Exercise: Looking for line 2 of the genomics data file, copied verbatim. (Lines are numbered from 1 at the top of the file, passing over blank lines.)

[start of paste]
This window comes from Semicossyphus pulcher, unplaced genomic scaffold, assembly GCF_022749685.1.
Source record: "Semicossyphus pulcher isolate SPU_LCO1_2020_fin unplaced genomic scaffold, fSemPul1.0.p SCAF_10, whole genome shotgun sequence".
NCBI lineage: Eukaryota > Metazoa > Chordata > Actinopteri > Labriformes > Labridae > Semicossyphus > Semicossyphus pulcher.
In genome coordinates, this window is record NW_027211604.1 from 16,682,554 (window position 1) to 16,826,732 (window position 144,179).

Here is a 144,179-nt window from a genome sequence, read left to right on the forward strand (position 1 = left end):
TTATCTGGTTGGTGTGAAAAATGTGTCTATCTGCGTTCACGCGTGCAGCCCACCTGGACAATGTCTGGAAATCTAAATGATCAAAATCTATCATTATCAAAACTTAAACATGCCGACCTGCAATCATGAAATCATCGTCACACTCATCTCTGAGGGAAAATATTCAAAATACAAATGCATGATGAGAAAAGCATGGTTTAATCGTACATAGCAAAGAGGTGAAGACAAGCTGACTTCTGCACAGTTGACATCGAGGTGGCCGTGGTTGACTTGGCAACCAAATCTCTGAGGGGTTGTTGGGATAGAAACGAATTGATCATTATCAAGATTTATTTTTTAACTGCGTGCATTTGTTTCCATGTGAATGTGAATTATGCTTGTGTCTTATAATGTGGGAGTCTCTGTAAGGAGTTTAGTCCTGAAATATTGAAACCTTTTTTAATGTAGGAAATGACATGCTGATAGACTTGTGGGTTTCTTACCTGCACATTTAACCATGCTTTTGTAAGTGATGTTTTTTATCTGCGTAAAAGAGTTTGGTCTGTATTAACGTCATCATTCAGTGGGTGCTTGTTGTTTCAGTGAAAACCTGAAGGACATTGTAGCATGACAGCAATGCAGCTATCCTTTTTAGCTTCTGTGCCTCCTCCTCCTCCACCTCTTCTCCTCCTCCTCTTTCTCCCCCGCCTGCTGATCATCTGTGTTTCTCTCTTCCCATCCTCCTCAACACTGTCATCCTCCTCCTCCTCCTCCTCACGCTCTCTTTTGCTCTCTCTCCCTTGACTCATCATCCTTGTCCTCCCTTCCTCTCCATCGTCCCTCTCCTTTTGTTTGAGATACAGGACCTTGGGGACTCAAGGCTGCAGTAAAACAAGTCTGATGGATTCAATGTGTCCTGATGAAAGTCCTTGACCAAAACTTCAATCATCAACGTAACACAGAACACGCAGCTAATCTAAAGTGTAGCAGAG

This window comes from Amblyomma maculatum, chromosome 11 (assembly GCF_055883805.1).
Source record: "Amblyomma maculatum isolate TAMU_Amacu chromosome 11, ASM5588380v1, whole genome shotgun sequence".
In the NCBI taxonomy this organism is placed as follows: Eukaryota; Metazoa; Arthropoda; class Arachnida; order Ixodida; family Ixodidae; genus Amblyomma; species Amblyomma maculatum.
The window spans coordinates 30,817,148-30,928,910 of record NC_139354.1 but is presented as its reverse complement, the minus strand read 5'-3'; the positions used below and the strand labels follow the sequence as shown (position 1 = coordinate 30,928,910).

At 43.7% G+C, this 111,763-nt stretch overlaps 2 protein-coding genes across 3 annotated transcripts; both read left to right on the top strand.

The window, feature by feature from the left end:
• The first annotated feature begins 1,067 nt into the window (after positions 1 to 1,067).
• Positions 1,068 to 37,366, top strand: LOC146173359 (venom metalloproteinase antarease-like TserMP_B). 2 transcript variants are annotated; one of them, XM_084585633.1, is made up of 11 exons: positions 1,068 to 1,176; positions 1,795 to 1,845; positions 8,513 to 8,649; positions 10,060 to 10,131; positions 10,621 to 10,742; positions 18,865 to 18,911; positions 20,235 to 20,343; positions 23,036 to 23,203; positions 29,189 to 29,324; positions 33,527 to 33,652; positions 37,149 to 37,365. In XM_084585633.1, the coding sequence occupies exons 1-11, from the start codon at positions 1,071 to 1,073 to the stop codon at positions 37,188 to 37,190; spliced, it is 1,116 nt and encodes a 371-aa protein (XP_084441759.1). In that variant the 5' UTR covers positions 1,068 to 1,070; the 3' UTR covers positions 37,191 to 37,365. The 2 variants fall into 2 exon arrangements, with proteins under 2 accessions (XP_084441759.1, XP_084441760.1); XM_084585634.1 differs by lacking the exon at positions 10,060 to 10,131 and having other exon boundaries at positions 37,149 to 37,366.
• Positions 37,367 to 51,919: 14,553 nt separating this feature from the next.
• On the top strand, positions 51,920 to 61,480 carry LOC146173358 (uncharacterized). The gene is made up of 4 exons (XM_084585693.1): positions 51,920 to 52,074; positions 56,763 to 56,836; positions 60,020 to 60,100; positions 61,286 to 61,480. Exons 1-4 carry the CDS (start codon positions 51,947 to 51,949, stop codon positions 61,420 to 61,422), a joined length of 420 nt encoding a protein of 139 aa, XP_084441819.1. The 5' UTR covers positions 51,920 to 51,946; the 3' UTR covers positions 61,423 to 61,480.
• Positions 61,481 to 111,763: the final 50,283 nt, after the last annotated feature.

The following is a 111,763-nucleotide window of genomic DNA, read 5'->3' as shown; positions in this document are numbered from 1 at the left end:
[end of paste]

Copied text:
Source record: "Semicossyphus pulcher isolate SPU_LCO1_2020_fin unplaced genomic scaffold, fSemPul1.0.p SCAF_10, whole genome shotgun sequence".